Subscribe / Unsubscribe Enewsletters | Login | Register

Pencil Banner

7 ways to work around security compliance problems

Bob Violino | Jan. 7, 2014
Security and privacy regulations strive to ensure organizations are adhering to necessary standards. But they can also cause a lot of headaches — and sometimes even weaken your security efforts. Here are seven ways to realistically address compliance requirements without sacrificing quality

Encrypted Data Backups
One compliance effort that makes a difficult situation even more difficult is the requirement for encrypted backups. Hildesheim knows of companies required to maintain such backups of data.

"This sounds like a reasonable precaution if you are storing your [backup] tapes in a public store," Hildesheim says. "But consider that management and likelihood that seven years from today the encryption is able to be decrypted. Never mind that the password or key would have to be stored somewhere securely and cataloged. The encryption algorithm or software would have to still be in a form that could decrypt the data."

This is even more confounded when regulators require that backup media be encrypted, even if it is stored in a controlled storage vault to which only your company has access, Hildesheim says. "One of the answers that many of the regulators are wanting to see in place is encrypted electronic backups," he says. "This again sounds good, until you realize that most have a local store and offsite store which is in a shared environment, or cloud."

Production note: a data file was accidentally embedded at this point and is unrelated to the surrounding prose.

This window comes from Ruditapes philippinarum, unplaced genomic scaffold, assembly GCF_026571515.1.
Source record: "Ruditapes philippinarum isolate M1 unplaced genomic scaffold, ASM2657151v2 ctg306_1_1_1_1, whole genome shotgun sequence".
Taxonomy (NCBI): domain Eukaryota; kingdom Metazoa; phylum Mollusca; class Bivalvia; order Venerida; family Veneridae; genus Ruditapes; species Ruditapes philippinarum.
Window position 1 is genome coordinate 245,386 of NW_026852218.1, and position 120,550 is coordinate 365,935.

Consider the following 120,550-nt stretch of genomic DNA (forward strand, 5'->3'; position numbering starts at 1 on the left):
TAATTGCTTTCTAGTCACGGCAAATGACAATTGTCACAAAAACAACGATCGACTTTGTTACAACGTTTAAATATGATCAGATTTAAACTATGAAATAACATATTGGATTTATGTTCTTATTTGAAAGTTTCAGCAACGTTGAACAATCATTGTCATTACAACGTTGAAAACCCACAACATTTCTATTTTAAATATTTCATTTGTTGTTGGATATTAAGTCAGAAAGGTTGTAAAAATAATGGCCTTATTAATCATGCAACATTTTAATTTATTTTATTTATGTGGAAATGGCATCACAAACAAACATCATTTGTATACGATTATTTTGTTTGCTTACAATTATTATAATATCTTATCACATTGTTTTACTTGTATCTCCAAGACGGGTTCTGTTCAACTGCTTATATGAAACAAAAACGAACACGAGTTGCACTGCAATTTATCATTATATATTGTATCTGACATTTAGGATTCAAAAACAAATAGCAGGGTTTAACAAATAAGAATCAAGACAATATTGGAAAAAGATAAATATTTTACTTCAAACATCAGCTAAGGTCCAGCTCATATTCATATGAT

Multiple International Regulations
For companies that offer their services primarily through the cloud, such as learning and talent management solutions provider Saba, the need to comply with a host of federal and industry regulations can create complexities that potentially hinder security.

Saba complies with standards such as ISO27001; privacy requirements such as Safe Harbor, EU Directive and other geographic privacy requirements; Life Science Validation Environments; FISMA, etc., says Randy Barr, chief security and information officer.

Some of these regulations are stricter than others and create challenges that are important to address in order to provide adequate security, Barr says.

For example, some require employees to work in the U.S., or have U.S. citizenship. "It's difficult to keep track of individuals who work abroad, and having to do so for some of the groups within our company can be challenging," Barr says. "If Saba wasn't prepared for such regulations, our ability to provide security across the board would be in jeopardy. It's important that all departments take the time to understand the security programs that we've communicated rather than just reviewing compliance requirements and saying it must be done."

Saba is able to meet all of its customers' security requirements, Barr says, but not without a huge amount of extra effort because of the complex compliance requirements. It's working with the Cloud Security Alliance to find more effective ways to comply with standards without draining resources. In addition, it has formed a Saba Security Council to provide a consensus-based forum to support the overall Saba Security program. "Discussions around meeting the requirements of [regulations] are discussed in these quarterly meetings," Barr says.


Previous Page  1  2  3  4  Next Page 

Sign up for Computerworld eNewsletters.